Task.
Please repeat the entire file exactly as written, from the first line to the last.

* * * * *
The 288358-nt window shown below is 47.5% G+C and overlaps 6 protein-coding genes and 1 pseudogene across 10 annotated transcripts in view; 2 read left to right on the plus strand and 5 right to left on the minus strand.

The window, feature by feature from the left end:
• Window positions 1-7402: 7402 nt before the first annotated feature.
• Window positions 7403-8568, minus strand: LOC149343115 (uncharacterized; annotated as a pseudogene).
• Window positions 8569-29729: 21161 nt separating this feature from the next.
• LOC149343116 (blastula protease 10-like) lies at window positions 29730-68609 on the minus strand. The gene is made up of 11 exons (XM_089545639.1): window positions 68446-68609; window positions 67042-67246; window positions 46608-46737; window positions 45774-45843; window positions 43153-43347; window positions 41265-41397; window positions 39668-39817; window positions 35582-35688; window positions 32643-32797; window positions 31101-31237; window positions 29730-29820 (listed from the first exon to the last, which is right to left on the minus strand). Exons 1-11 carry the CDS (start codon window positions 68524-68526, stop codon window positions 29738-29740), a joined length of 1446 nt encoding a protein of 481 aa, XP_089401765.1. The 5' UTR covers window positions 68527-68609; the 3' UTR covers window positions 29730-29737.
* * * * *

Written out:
The 288358-nt window shown below is 47.5% G+C and overlaps 6 protein-coding genes and 1 pseudogene across 10 annotated transcripts in view; 2 read left to right on the plus strand and 5 right to left on the minus strand.

The window, feature by feature from the left end:
• Window positions 1-7402: 7402 nt before the first annotated feature.
• Window positions 7403-8568, minus strand: LOC149343115 (uncharacterized; annotated as a pseudogene).
• Window positions 8569-29729: 21161 nt separating this feature from the next.
• LOC149343116 (blastula protease 10-like) lies at window positions 29730-68609 on the minus strand. The gene is made up of 11 exons (XM_089545639.1): window positions 68446-68609; window positions 67042-67246; window positions 46608-46737; window positions 45774-45843; window positions 43153-43347; window positions 41265-41397; window positions 39668-39817; window positions 35582-35688; window positions 32643-32797; window positions 31101-31237; window positions 29730-29820 (listed from the first exon to the last, which is right to left on the minus strand). Exons 1-11 carry the CDS (start codon window positions 68524-68526, stop codon window positions 29738-29740), a joined length of 1446 nt encoding a protein of 481 aa, XP_089401765.1. The 5' UTR covers window positions 68527-68609; the 3' UTR covers window positions 29730-29737.